Discussion in 'HO Scale Model Trains' started by James Schultz, Feb 9, 2006.

  1. James Schultz

    James Schultz Member

    I have a couple of books by Dover Publications that have various card stock city buildings and I was wondering if anyone has tried to use these or something similar to put on a backdrop. I'm afraid that if I use them on a backdrop it will look too flat and I want it to look more 3-d. I'm sure there are many out there who are knowledgeable in this and hopefully can help me out.

  2. 60103

    60103 Pooh Bah

    Try a couple and see. Most of us probably have a flat backdrop with some low relief buildings in front of it. "Low relief" means a building modelled very shallow, usually nor more than an inch thick, sometimes a qaurter inch, sometimes all the way to the roof ridge.
    Your Dover books would be a convenient way to experiment. Start with the flats and then make a few thicker ones.
    Flats are a good way to stretch your dollar -- you can often get all 4 sides visible.
  3. doctorwayne

    doctorwayne Active Member

    Usually, if the backdrop is effective, the viewer doesn't really notice it. All you really need is something that doesn't visually stand out from the stuff in the foreground that you really do want the viewer to notice. And of course, the trains are usually the centre of attention. Your cardstock flats should work well if you use them as suggested by 60103.

  4. MasonJar

    MasonJar It's not rocket surgery

  5. petey

    petey Member

    Seems to me, that if you glue the walls to foam core board, you might get something you like. Also, this would allow for insetting the doors and windows as much as a quarter of an inch, if you went through the entire thickness of the foam board. This method requires cutting the outline through the board and before gluing the printed card stock, painting the foam edge. Trees could be used next to some buildings to hide the shallow edge. What do you think?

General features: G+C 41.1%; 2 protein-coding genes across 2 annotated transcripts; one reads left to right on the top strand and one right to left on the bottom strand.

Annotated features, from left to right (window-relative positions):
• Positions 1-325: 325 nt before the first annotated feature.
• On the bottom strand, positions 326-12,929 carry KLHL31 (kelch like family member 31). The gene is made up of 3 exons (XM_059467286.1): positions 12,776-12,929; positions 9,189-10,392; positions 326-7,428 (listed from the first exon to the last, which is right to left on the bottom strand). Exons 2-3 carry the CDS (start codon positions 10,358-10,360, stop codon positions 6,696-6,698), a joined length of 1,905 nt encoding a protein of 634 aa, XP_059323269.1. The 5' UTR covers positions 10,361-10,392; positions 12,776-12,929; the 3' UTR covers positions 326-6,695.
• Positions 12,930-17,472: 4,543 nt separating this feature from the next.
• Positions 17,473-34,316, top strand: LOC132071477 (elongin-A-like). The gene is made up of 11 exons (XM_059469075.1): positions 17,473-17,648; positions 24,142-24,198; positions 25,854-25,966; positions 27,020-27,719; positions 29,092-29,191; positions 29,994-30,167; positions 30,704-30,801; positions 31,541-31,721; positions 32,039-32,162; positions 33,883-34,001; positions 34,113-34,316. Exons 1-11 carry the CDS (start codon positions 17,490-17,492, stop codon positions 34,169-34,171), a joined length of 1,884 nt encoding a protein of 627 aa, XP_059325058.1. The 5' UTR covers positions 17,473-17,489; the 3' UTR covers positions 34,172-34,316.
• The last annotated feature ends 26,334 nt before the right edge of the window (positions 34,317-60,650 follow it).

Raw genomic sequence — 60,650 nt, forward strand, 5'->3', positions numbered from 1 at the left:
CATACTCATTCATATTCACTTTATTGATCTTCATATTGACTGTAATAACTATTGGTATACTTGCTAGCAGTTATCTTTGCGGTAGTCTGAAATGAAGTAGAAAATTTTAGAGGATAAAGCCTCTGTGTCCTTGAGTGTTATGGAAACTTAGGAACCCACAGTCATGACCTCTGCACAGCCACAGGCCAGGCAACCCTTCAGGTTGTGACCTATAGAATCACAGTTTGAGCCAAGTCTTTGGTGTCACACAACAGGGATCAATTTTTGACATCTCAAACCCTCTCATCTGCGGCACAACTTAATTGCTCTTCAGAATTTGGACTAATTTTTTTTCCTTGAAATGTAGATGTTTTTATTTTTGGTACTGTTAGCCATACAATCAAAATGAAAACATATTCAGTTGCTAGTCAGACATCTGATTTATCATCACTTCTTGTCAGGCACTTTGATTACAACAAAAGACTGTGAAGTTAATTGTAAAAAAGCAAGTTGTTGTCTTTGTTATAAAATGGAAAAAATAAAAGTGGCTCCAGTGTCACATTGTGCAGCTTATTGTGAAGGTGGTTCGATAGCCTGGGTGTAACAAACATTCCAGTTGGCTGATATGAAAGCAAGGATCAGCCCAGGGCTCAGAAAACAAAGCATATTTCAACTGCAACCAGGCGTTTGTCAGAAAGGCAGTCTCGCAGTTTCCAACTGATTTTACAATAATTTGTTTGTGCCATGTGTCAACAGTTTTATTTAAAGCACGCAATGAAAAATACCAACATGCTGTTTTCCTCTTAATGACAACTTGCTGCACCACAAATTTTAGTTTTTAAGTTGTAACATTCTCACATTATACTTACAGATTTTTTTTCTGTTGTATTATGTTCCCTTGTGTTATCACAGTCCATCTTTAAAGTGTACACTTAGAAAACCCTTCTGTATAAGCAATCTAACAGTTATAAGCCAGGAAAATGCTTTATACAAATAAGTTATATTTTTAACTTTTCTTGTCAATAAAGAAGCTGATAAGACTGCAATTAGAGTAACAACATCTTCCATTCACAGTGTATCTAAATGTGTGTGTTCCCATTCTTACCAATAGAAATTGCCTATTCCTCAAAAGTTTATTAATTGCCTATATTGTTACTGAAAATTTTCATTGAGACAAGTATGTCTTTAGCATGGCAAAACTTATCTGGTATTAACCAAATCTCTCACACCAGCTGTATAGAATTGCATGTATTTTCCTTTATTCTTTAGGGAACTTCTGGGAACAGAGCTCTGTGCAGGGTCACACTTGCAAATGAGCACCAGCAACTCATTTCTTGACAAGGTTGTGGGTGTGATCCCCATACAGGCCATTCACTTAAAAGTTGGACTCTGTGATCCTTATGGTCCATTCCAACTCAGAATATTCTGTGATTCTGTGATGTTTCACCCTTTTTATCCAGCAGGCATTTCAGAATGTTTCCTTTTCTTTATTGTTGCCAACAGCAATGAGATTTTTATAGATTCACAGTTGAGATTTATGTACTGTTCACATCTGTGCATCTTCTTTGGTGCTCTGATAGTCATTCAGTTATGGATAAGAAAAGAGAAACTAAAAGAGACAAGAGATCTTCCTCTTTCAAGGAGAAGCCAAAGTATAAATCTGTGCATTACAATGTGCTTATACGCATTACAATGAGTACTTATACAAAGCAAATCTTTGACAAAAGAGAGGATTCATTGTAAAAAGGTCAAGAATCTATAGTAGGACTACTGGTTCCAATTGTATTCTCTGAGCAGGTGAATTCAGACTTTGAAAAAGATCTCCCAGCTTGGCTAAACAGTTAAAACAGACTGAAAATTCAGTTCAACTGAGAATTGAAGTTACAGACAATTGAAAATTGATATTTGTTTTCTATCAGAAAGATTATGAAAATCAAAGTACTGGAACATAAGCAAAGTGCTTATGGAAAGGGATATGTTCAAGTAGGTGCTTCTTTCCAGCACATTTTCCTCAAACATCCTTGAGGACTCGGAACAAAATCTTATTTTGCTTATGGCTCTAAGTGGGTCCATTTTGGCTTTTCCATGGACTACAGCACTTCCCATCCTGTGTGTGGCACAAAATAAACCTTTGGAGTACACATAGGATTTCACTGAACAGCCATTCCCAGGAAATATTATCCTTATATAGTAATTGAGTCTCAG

6. Ralph

    Ralph's for fun!

    Here's an example of a backdrop building I made from a paper cut out book. The building was designed to be three dimmensional but I opened it up to make a longer structur along the backdrop. I mounted the paper building on some foam board to give it some depth.

  7. Russ Bellinis

    Russ Bellinis Active Member

    Low relief buildings look much better when viewed straight on. If you view them from above or from one side. As was mentioned above, trees can be used to hide the depth from the side. Another possibility if the building flat is going into a corner where there would be more room, is to put a full sized building in the corner next to the flat. Perhaps have a "pie" shaped building that starts out the same depth as the flat and then deepens as it progresses into the corner.

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